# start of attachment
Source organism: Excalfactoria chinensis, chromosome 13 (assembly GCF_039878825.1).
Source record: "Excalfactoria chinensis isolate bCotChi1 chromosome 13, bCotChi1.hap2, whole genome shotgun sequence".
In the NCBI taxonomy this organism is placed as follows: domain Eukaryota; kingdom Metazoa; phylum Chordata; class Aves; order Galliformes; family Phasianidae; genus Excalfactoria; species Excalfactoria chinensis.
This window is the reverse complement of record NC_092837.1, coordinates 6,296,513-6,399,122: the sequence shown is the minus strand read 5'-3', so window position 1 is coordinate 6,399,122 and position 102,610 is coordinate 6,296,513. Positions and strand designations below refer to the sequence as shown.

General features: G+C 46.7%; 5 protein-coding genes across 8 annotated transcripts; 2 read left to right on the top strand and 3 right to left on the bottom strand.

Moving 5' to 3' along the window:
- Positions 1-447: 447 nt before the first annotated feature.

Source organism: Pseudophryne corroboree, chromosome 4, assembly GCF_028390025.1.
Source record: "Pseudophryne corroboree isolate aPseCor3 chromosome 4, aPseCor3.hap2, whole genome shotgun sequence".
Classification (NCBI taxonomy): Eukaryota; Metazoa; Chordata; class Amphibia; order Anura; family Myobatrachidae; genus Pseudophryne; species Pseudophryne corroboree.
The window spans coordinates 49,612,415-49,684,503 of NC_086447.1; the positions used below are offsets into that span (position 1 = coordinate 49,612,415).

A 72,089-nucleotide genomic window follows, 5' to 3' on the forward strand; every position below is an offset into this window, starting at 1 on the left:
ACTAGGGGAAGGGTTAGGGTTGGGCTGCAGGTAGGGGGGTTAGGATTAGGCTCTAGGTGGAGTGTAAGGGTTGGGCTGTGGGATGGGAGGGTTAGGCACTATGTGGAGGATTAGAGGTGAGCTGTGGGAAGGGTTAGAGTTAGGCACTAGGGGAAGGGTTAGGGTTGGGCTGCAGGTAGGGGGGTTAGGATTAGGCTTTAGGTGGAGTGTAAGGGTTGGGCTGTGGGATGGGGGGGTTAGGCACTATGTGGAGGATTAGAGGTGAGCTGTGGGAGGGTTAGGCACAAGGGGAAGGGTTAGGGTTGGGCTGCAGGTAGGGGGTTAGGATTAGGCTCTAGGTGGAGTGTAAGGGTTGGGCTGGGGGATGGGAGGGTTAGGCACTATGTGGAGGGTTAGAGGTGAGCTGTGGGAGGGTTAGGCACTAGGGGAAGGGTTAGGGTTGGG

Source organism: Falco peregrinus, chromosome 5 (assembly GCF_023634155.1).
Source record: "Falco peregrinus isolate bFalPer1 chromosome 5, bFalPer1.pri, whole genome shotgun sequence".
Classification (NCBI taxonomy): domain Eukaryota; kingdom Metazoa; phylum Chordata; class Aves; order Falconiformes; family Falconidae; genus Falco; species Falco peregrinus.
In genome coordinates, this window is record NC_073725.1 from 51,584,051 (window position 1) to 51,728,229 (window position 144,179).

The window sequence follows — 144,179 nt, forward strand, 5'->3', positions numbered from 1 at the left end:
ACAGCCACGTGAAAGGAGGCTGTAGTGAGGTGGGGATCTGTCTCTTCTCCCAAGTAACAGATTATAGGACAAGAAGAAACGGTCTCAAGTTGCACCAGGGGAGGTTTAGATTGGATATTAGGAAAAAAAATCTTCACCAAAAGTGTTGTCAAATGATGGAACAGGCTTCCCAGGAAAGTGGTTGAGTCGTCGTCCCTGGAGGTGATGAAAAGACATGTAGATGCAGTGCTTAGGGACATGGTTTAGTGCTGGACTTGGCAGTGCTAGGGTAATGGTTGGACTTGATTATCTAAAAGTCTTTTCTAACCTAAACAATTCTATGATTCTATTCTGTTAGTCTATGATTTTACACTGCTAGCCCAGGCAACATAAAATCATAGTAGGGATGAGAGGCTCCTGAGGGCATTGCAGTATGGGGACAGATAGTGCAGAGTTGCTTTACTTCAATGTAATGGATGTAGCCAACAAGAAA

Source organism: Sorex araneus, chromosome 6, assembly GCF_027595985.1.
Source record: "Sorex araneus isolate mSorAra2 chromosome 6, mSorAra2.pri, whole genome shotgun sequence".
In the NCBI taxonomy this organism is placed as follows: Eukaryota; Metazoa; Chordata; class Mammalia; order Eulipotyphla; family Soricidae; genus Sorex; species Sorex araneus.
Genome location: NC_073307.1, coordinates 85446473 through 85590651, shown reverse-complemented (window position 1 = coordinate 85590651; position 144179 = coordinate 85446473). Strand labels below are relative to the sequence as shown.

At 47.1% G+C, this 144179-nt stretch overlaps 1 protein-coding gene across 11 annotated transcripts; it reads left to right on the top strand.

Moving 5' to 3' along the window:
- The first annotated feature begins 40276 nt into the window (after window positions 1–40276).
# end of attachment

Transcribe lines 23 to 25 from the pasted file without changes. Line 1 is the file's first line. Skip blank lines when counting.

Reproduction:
Genome location: NC_073307.1, coordinates 85446473 through 85590651, shown reverse-complemented (window position 1 = coordinate 85590651; position 144179 = coordinate 85446473). Strand labels below are relative to the sequence as shown.

At 47.1% G+C, this 144179-nt stretch overlaps 1 protein-coding gene across 11 annotated transcripts; it reads left to right on the top strand.

Moving 5' to 3' along the window: